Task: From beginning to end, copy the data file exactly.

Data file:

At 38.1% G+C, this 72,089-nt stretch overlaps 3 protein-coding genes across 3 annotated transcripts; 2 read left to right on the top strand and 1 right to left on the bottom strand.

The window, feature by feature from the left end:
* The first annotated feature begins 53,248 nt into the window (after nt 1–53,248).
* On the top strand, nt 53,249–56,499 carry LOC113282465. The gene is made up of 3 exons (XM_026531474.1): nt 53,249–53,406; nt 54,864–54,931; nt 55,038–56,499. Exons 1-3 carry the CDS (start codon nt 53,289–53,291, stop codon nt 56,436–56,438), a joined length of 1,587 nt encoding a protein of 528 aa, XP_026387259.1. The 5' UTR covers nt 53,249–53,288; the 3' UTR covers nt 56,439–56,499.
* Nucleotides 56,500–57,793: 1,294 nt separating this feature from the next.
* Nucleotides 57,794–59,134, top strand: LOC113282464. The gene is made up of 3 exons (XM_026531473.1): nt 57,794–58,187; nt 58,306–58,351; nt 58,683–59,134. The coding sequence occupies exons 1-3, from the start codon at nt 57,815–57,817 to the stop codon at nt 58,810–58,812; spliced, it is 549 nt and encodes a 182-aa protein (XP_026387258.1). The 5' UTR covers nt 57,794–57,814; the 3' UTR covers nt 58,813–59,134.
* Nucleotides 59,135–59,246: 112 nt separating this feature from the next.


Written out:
At 38.1% G+C, this 72,089-nt stretch overlaps 3 protein-coding genes across 3 annotated transcripts; 2 read left to right on the top strand and 1 right to left on the bottom strand.

The window, feature by feature from the left end:
* The first annotated feature begins 53,248 nt into the window (after nt 1–53,248).
* On the top strand, nt 53,249–56,499 carry LOC113282465. The gene is made up of 3 exons (XM_026531474.1): nt 53,249–53,406; nt 54,864–54,931; nt 55,038–56,499. Exons 1-3 carry the CDS (start codon nt 53,289–53,291, stop codon nt 56,436–56,438), a joined length of 1,587 nt encoding a protein of 528 aa, XP_026387259.1. The 5' UTR covers nt 53,249–53,288; the 3' UTR covers nt 56,439–56,499.
* Nucleotides 56,500–57,793: 1,294 nt separating this feature from the next.
* Nucleotides 57,794–59,134, top strand: LOC113282464. The gene is made up of 3 exons (XM_026531473.1): nt 57,794–58,187; nt 58,306–58,351; nt 58,683–59,134. The coding sequence occupies exons 1-3, from the start codon at nt 57,815–57,817 to the stop codon at nt 58,810–58,812; spliced, it is 549 nt and encodes a 182-aa protein (XP_026387258.1). The 5' UTR covers nt 57,794–57,814; the 3' UTR covers nt 58,813–59,134.
* Nucleotides 59,135–59,246: 112 nt separating this feature from the next.